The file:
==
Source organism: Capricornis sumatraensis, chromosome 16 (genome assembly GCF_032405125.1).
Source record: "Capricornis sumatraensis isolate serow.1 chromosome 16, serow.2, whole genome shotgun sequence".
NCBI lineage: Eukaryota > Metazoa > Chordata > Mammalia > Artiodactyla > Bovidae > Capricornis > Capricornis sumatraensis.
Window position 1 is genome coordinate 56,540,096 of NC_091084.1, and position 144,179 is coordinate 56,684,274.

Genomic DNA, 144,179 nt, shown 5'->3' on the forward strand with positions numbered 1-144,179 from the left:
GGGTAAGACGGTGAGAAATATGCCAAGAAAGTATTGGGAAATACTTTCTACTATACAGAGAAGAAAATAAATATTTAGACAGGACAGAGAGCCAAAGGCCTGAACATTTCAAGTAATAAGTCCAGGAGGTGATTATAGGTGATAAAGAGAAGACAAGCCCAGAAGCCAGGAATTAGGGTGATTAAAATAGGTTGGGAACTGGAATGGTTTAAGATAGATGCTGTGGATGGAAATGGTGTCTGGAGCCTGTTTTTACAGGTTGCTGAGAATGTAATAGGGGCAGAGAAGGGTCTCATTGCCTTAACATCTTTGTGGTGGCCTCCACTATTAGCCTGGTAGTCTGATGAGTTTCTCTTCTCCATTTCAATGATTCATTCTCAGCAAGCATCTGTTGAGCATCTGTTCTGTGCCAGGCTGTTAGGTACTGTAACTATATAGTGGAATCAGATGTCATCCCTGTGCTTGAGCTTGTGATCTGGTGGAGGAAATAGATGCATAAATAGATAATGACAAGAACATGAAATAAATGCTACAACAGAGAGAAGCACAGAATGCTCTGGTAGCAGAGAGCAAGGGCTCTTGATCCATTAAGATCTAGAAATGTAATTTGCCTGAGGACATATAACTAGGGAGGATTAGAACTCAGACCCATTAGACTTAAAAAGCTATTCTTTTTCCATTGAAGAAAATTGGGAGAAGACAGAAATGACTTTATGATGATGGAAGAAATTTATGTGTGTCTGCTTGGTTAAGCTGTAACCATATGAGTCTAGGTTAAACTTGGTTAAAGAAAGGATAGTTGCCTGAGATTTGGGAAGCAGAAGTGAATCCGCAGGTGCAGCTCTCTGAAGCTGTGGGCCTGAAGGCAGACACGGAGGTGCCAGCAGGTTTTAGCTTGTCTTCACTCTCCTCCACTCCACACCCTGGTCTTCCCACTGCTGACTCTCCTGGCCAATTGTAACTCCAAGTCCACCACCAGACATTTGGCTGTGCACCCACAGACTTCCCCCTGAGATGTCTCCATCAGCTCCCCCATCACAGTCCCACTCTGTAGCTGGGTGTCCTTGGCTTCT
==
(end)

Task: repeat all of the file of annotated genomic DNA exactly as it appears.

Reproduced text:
Source organism: Capricornis sumatraensis, chromosome 16 (genome assembly GCF_032405125.1).
Source record: "Capricornis sumatraensis isolate serow.1 chromosome 16, serow.2, whole genome shotgun sequence".
NCBI lineage: Eukaryota > Metazoa > Chordata > Mammalia > Artiodactyla > Bovidae > Capricornis > Capricornis sumatraensis.
Window position 1 is genome coordinate 56,540,096 of NC_091084.1, and position 144,179 is coordinate 56,684,274.

Genomic DNA, 144,179 nt, shown 5'->3' on the forward strand with positions numbered 1-144,179 from the left:
GGGTAAGACGGTGAGAAATATGCCAAGAAAGTATTGGGAAATACTTTCTACTATACAGAGAAGAAAATAAATATTTAGACAGGACAGAGAGCCAAAGGCCTGAACATTTCAAGTAATAAGTCCAGGAGGTGATTATAGGTGATAAAGAGAAGACAAGCCCAGAAGCCAGGAATTAGGGTGATTAAAATAGGTTGGGAACTGGAATGGTTTAAGATAGATGCTGTGGATGGAAATGGTGTCTGGAGCCTGTTTTTACAGGTTGCTGAGAATGTAATAGGGGCAGAGAAGGGTCTCATTGCCTTAACATCTTTGTGGTGGCCTCCACTATTAGCCTGGTAGTCTGATGAGTTTCTCTTCTCCATTTCAATGATTCATTCTCAGCAAGCATCTGTTGAGCATCTGTTCTGTGCCAGGCTGTTAGGTACTGTAACTATATAGTGGAATCAGATGTCATCCCTGTGCTTGAGCTTGTGATCTGGTGGAGGAAATAGATGCATAAATAGATAATGACAAGAACATGAAATAAATGCTACAACAGAGAGAAGCACAGAATGCTCTGGTAGCAGAGAGCAAGGGCTCTTGATCCATTAAGATCTAGAAATGTAATTTGCCTGAGGACATATAACTAGGGAGGATTAGAACTCAGACCCATTAGACTTAAAAAGCTATTCTTTTTCCATTGAAGAAAATTGGGAGAAGACAGAAATGACTTTATGATGATGGAAGAAATTTATGTGTGTCTGCTTGGTTAAGCTGTAACCATATGAGTCTAGGTTAAACTTGGTTAAAGAAAGGATAGTTGCCTGAGATTTGGGAAGCAGAAGTGAATCCGCAGGTGCAGCTCTCTGAAGCTGTGGGCCTGAAGGCAGACACGGAGGTGCCAGCAGGTTTTAGCTTGTCTTCACTCTCCTCCACTCCACACCCTGGTCTTCCCACTGCTGACTCTCCTGGCCAATTGTAACTCCAAGTCCACCACCAGACATTTGGCTGTGCACCCACAGACTTCCCCCTGAGATGTCTCCATCAGCTCCCCCATCACAGTCCCACTCTGTAGCTGGGTGTCCTTGGCTTCT